Tuesday, 3 March 2015

T 1938/09 Objection for suspicion of partiality



Background: 

In an interlocutory decision of 25 April 2014 in the Petition for Review case R19/12, the Chairman of the Enlarged Board of Appeal was replaced having been accused of potential partiality in view of his role as Vice President of the EPO and as such subject to the supervisory authority of the President of the EPO under Article 10(2)(f) EPC (R19/12 r.14.1 in conjunction with r.16) [the EPO having decided on the case under appeal].In this new case, an attempt is made to have the chairman of the Board of Appeal replaced on the ground that any member of the Presidium of the boards of appeal could act as a substitute for the Vice President 3 (VP3 - Chairman of the Enlarged Board of Appeal). In view of interlocutory decision R 19/12, a party could also suspect any chairman of a board of appeal of being partial in a pending appeal case in which he or she was involved, if at any time during the pendency of the appeal proceedings he or she had been appointed as a substitute for VP3.The appellant raised several issues and proposed several questions to be referred to the Enlarged Board. Here we will only show the reasoning of the Board.

Reasons for the Decision

1. Where in an admissible appeal an objection under Article 24(3) EPC in respect of a board member is made by one of the parties, the board in its original composition must first decide on the admissibility of the objection (interlocutory decision R 12/09 of 3 December 2009, Reasons for the decision No. 2). An objection is inadmissible if, for example, the party has taken a procedural step while being aware of a reason for objection, or bases the objection on the nationality of the board member (Article 24(3), second and third sentences, EPC). Furthermore, the objection must be sufficiently substantiated in order to be admissible (R 12/09, Reasons for the decision No. 2). 

2. The board in its original composition considered the objection of suspected partiality with respect to the Chairman to be admissible. Therefore, the Chairman was replaced in accordance with Article 24(4) EPC for the decision to be taken on the objection. 

3. The EPC does not prescribe how the board in its alternate composition has to conduct proceedings under Article 24(4) EPC, but Article 3(2) RPBA states that the member concerned shall be invited to present his comments as to whether there is a reason for exclusion. This provision requires that the member objected to must be given an opportunity to present his comments and thus safeguards the member's right to be heard with respect to the objection (Münchner Gemeinschaftskommentar, Art. 24, Rdn. 46; see also Benkard, EPÜ, 2. Auflage, Art 24 Rdn. 26, Singer/Stauder, EPÜ 6. Auflage, Art. 24 Rdn. 16). 



3.1 The Chairman objected to was given the opportunity to present his comments. The Chairman replied in writing that he did not "wish to make any comments".

 3.2 The appellant argued that Article 3(2) RPBA involved an obligation of the member objected to to provide a full response to the objection raised. The board cannot deduce such a general obligation from Article 3(2) RPBA. The board acknowledges that there may be cases where a board would not be in a position to decide on the objection without having received the necessary information from the member objected to. There may however also be cases where the board is indeed in a position to take a decision without having received a full response to the invitation, as in the present case, where the objection is based on the fact that the Chairman is a member of the Presidium and could therefore have been asked to deputise for VP3 (Rule 12(5), first and second sentences, EPC). The Chairman has not provided details as requested by the appellant on whether he has deputised for VP3 during the pendency of the appeal. The provision of such details would only have been necessary if the board in its present composition considered that these details were relevant for the decision to be taken.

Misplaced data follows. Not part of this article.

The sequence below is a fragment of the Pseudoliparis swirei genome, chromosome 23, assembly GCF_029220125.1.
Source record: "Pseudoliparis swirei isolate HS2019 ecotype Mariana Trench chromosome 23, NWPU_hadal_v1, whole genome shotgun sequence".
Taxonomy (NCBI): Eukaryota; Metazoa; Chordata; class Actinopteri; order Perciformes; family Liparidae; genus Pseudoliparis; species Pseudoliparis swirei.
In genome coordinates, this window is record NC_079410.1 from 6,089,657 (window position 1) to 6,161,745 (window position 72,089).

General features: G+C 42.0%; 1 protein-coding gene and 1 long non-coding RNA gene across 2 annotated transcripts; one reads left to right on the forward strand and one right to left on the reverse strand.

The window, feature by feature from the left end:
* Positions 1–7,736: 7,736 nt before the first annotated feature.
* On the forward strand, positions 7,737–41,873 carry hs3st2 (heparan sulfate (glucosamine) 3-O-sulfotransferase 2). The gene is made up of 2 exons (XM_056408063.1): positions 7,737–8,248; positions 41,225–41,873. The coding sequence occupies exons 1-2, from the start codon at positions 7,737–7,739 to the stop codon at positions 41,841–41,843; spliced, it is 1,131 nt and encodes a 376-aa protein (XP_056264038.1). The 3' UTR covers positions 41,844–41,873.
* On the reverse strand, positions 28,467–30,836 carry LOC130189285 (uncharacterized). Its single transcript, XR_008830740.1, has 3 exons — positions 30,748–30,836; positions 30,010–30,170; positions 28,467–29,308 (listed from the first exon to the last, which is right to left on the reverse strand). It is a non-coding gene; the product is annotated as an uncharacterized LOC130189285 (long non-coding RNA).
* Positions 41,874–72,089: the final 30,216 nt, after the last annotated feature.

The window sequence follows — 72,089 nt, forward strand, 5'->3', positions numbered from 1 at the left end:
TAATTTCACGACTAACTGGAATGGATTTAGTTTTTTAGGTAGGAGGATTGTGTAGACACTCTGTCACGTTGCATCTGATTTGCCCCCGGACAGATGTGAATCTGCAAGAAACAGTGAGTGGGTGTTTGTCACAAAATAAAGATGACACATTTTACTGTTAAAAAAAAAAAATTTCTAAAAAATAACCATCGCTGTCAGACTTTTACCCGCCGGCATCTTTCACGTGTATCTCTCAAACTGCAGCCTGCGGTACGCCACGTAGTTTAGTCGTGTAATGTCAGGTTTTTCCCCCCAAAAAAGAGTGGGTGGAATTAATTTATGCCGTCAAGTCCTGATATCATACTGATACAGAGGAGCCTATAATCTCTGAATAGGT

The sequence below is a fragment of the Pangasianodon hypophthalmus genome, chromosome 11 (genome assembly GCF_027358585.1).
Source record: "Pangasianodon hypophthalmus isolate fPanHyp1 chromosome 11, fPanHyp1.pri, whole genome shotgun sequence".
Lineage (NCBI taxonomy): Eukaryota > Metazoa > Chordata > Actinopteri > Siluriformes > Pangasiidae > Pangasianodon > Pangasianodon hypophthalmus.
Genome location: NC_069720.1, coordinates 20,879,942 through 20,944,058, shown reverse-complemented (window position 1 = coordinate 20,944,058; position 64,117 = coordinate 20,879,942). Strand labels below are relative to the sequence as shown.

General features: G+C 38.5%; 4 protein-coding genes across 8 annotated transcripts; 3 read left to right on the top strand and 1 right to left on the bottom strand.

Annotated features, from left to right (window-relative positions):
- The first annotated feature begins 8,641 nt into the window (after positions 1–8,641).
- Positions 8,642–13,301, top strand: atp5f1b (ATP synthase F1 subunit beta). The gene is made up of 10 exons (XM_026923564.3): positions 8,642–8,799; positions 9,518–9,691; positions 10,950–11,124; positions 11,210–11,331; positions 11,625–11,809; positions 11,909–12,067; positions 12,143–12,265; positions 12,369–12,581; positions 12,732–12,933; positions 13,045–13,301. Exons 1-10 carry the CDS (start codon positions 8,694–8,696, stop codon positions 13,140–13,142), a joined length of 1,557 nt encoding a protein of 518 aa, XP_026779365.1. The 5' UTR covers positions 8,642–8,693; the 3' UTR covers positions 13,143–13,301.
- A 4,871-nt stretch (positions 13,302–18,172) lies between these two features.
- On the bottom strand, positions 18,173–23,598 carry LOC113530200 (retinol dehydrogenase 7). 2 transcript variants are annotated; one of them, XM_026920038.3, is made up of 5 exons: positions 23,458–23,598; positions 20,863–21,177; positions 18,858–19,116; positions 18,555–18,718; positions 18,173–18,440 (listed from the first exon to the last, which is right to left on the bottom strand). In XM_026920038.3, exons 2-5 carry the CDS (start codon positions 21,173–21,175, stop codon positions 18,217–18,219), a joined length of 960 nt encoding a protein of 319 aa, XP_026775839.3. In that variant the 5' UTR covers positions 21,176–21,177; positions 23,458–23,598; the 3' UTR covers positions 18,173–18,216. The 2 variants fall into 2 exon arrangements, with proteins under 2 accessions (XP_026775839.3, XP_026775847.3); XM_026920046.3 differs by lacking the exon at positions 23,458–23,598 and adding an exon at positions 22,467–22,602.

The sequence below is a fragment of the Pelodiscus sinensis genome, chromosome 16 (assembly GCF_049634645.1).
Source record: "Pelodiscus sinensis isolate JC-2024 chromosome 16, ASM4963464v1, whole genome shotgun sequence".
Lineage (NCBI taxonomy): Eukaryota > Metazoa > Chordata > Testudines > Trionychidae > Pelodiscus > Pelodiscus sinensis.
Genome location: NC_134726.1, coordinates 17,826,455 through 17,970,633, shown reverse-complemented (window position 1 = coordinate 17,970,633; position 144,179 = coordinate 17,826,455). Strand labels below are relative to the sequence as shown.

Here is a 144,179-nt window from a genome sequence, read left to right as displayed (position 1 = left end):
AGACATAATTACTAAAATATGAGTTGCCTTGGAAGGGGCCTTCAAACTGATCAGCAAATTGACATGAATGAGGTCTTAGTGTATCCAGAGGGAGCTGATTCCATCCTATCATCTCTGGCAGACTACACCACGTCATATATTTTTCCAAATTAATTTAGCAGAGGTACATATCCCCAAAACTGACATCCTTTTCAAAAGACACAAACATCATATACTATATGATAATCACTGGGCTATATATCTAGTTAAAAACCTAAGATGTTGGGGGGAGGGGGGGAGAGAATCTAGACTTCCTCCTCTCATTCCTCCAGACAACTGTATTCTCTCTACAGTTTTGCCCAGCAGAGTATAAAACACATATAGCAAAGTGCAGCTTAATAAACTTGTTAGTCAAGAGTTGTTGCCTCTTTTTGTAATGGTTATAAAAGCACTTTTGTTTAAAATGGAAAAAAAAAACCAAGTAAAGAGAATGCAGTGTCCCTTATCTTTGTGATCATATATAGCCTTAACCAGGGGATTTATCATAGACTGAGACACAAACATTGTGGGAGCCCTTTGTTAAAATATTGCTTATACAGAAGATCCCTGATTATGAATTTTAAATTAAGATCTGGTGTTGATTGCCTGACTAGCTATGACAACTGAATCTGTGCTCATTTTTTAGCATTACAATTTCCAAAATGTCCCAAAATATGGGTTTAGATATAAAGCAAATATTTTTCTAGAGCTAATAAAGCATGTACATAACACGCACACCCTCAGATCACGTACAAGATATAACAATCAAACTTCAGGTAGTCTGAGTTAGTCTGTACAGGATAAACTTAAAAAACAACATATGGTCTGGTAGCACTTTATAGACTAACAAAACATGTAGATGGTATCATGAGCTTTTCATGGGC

3.3 Furthermore, the appellant objected that during the oral proceedings it was not given sufficient time to react to the response of the member objected to, as a complex legal situation had arisen from the lack of a substantive response. The board gave the parties a 30-minute break to prepare a reaction. The board is of the view that the parties should have been prepared at the oral proceedings to receive a response under Article 3(2) RPBA that was not to their satisfaction, or that the member objected to would not make use of his right to be heard. Moreover, with the submission of 19 September 2014, the appellant filed a copy of a letter of 17 September 2014 addressed to VP3 stating that so far no statement had been made by the member objected to, citing an English Court of Appeal case, and requesting VP3 to provide information with respect to the grounds for objection. The board concludes from this submission that the appellant in fact had, prior to the oral proceedings, given consideration to the possibility that no detailed answer would be given by the member objected to. 

3.4 For these reasons "Objection 1", the request to return to written proceedings, and "Objection 3", all filed during the oral proceedings, were rejected by the board. "Objection 2" was rejected as well because it was a conditional objection and not relevant at the stage of proceedings at which it was filed.4. The objection under Article 24(3) EPC was filed on the ground that any member of the Presidium of the boards of appeal could act as a substitute for VP3. Since interlocutory decision R 19/12 found that a party could on an objective basis have doubts with respect to the impartiality of the Chairman of the EBA in his dual role as Chairman of the EBA and as VP3, a party could also suspect any chairman of a board of appeal of being partial in a pending appeal case in which he or she was involved, if at any time during the pendency of the appeal proceedings he or she had been appointed as a substitute for VP3. The objection in the present case was only upheld in the event that the Chairman had indeed acted as a deputy for VP3 during the course of the present appeal proceedings, and he was requested to make an official statement as to whether or not he was appointed as a substitute for VP3 at any stage during the appeal proceedings.